But, let's ask, who the hell are you to say what Giz can and cannot publish? maybe you missed the internet today, but this is huge, international news. And sometimes, just sometimes, in big media stories, the people associated with the news are actually name. heaven forbid. They should burn in hell Despicable my ass.

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post #262 of 363
Quote:
Originally Posted by solipsism View Post

I'm not seeing the connection either. i even read up on it again just to make sure I wasn't missing anything.

I almost spit my coke across my desk I laughed so hard. I honestly thought he was joking at first.

Next up, "why Jason Chen is actually the same as Klaus Fuchs and Ethel and Julius Rosenberg". Followed by "Chen, the new Hitler". News at 11.

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post #263 of 363
Quote:
Originally Posted by latafairam View Post

How does this affect me or any users on this forum?

Don't you feel compelled to cancel your feeds to emulate his righteous indignation?

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post #264 of 363
Damn, what a mess. I hope we hear something about the new iPhone soon, now that the cat's out of the bag. This has gone beyond the normal rumor mill and vie been hearing from people who never check Apple sites about the "new iPhone". Sales are gonna plummet. Prolly not more than usual given the upcoming refresh, but it'll start sooner since the announcement basically got pushed up to now.
post #265 of 363
Quote:
Originally Posted by jouster View Post

I don't understand why people are still trying to push this position. Apple has contacted Gizmodo asking for its return. This is not in doubt. While the case may well not be the shipping item, there is absolutely no doubt that this is an Apple device. The specs uncovered in the tear-down make it unlikely to be a previous-gen iPhone.

Where did you see this 'email', think about it. And as for the specs, let's see.... front facing camera, hi-res screen, replaceable battery....lol! This is just a laundry list of every pundits iPhone dreams. Get real folks.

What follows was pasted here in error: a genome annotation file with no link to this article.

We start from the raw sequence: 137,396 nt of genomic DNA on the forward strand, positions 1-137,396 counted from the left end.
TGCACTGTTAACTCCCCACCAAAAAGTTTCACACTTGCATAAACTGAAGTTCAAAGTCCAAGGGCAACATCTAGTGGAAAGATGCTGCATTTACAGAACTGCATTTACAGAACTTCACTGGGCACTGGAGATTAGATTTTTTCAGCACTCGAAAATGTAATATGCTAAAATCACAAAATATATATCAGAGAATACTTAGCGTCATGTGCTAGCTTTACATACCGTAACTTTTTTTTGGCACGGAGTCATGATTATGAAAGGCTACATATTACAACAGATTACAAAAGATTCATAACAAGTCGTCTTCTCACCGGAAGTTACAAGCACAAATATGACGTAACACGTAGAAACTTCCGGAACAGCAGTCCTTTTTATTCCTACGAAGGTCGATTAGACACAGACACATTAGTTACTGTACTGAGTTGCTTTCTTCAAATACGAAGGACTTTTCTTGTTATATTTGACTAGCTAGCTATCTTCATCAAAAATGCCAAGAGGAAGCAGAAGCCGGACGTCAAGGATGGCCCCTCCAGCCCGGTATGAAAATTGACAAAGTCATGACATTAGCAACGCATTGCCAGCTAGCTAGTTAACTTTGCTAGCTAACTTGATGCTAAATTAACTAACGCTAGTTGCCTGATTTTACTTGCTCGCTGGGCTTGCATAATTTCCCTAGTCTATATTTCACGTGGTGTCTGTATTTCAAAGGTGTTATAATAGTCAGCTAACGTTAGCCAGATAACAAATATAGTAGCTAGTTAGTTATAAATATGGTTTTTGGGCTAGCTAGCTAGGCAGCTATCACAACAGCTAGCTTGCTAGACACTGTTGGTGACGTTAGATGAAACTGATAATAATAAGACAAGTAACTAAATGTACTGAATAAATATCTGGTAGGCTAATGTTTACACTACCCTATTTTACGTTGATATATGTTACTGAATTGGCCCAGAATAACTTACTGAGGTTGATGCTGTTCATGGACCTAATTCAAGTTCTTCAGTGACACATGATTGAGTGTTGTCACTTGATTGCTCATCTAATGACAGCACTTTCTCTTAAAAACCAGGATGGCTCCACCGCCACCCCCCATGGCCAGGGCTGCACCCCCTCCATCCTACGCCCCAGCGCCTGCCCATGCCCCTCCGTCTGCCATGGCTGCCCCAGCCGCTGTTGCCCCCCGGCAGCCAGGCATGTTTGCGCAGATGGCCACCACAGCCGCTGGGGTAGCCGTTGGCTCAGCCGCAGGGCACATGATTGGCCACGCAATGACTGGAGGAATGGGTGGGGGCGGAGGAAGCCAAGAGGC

post #266 of 363
Quote:
Originally Posted by axual View Post

It is astonishing that Gizmodo would pay $5000 for a device and NOT know or realize it came to their attention from anything other than nefarious means. Even if they didn't know it was stolen, it's still tabloid blogging as far as I'm concerned.

It is obvious to every man and his dog that they knew exactly what they were doing and what was going on.
post #267 of 363
Quote:
Originally Posted by uvablue View Post

I'm not really sure why they wouldn't photograph the logic board or mention the chips running. My best guess is Gizmodo is just being cautious.

While you might be right... here's my spin... You had to know Gizmodo under normal circumstances would have dissected the crap out of that device and photographed each and ever mm of its interior contents.

They didn't...

Why? Perhaps as you say they were being cautious... but my though is this.. they have legal counsel (I certainly hope) and they had to know you can't 'partially rob a bank'. Only stealing the coins, singles and fives as well as the give-away pens and lollypops will get you the same legal treatment had you stole everything but the tellers chairs from the place.

They posted photos (even just one) and if COULD be enough to convict on one of the CA 'trade secrets' laws. MAYBE ... I'm no lawyer and I am not coming down one way or the other as to the guilt or innocence of Gizmodo.

So that being said, perhaps Gizmodo did (as I speculated above) photograph the SHIT out of the internals and then had lawyers meet and discuss the return of the property and the possible repercussions Apple could pursue and copies of those 'whats hiding under the shielding' photos were also given to Apples legal counsel and a 'understanding' was hammered out.

So long as those photos remain locked up our 'business' is formally concluded.

Yea maybe a little too cloak-n-dagger but it does answer all the questions...

- Why didn't GIZ take more internal photos!??!! (THEY DID)
- Why didn't GIZ tell us more about the internals!??! (THEY NEEDED TO HOLD BACK)
- Why didn't GIZ publish those photos (if they did take them)... (THEY WERE BEING USED AS LEVERAGE)